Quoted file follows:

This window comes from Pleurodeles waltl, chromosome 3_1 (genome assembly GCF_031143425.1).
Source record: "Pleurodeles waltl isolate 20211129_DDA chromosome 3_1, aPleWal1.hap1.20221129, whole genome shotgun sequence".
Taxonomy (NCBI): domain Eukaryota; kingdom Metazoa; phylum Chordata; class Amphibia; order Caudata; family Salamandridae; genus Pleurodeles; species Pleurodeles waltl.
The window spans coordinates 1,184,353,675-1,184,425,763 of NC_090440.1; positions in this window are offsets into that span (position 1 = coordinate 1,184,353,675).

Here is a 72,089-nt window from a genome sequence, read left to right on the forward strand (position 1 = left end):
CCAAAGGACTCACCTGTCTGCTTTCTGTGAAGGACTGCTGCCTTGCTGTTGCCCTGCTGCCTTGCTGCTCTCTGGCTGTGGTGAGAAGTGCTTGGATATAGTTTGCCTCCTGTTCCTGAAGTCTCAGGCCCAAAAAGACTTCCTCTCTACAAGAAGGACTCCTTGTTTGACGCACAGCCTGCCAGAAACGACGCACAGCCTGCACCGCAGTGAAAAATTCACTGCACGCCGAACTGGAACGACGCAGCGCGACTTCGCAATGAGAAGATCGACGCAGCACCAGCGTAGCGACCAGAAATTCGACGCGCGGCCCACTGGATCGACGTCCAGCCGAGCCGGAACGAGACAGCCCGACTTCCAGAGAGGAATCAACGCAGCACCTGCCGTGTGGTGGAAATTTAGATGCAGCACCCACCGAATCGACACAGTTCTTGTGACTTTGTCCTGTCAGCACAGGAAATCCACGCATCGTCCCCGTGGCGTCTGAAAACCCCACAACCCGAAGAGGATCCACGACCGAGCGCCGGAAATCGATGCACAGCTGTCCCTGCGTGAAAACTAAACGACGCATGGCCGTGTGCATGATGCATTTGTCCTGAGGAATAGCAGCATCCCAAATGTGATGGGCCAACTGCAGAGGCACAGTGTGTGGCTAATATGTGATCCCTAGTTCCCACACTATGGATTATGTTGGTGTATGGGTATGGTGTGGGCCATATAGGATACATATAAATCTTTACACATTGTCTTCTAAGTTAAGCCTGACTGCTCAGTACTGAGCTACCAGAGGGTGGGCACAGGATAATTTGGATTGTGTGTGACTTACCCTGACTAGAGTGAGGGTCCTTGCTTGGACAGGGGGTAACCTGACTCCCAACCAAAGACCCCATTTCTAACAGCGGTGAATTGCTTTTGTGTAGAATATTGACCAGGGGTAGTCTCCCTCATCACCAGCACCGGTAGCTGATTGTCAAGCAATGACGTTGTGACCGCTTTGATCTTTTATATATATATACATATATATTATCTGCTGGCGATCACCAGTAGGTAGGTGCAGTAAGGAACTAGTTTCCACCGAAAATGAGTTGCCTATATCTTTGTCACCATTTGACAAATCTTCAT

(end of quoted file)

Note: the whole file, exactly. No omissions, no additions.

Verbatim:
This window comes from Pleurodeles waltl, chromosome 3_1 (genome assembly GCF_031143425.1).
Source record: "Pleurodeles waltl isolate 20211129_DDA chromosome 3_1, aPleWal1.hap1.20221129, whole genome shotgun sequence".
Taxonomy (NCBI): domain Eukaryota; kingdom Metazoa; phylum Chordata; class Amphibia; order Caudata; family Salamandridae; genus Pleurodeles; species Pleurodeles waltl.
The window spans coordinates 1,184,353,675-1,184,425,763 of NC_090440.1; positions in this window are offsets into that span (position 1 = coordinate 1,184,353,675).

Here is a 72,089-nt window from a genome sequence, read left to right on the forward strand (position 1 = left end):
CCAAAGGACTCACCTGTCTGCTTTCTGTGAAGGACTGCTGCCTTGCTGTTGCCCTGCTGCCTTGCTGCTCTCTGGCTGTGGTGAGAAGTGCTTGGATATAGTTTGCCTCCTGTTCCTGAAGTCTCAGGCCCAAAAAGACTTCCTCTCTACAAGAAGGACTCCTTGTTTGACGCACAGCCTGCCAGAAACGACGCACAGCCTGCACCGCAGTGAAAAATTCACTGCACGCCGAACTGGAACGACGCAGCGCGACTTCGCAATGAGAAGATCGACGCAGCACCAGCGTAGCGACCAGAAATTCGACGCGCGGCCCACTGGATCGACGTCCAGCCGAGCCGGAACGAGACAGCCCGACTTCCAGAGAGGAATCAACGCAGCACCTGCCGTGTGGTGGAAATTTAGATGCAGCACCCACCGAATCGACACAGTTCTTGTGACTTTGTCCTGTCAGCACAGGAAATCCACGCATCGTCCCCGTGGCGTCTGAAAACCCCACAACCCGAAGAGGATCCACGACCGAGCGCCGGAAATCGATGCACAGCTGTCCCTGCGTGAAAACTAAACGACGCATGGCCGTGTGCATGATGCATTTGTCCTGAGGAATAGCAGCATCCCAAATGTGATGGGCCAACTGCAGAGGCACAGTGTGTGGCTAATATGTGATCCCTAGTTCCCACACTATGGATTATGTTGGTGTATGGGTATGGTGTGGGCCATATAGGATACATATAAATCTTTACACATTGTCTTCTAAGTTAAGCCTGACTGCTCAGTACTGAGCTACCAGAGGGTGGGCACAGGATAATTTGGATTGTGTGTGACTTACCCTGACTAGAGTGAGGGTCCTTGCTTGGACAGGGGGTAACCTGACTCCCAACCAAAGACCCCATTTCTAACAGCGGTGAATTGCTTTTGTGTAGAATATTGACCAGGGGTAGTCTCCCTCATCACCAGCACCGGTAGCTGATTGTCAAGCAATGACGTTGTGACCGCTTTGATCTTTTATATATATATACATATATATTATCTGCTGGCGATCACCAGTAGGTAGGTGCAGTAAGGAACTAGTTTCCACCGAAAATGAGTTGCCTATATCTTTGTCACCATTTGACAAATCTTCAT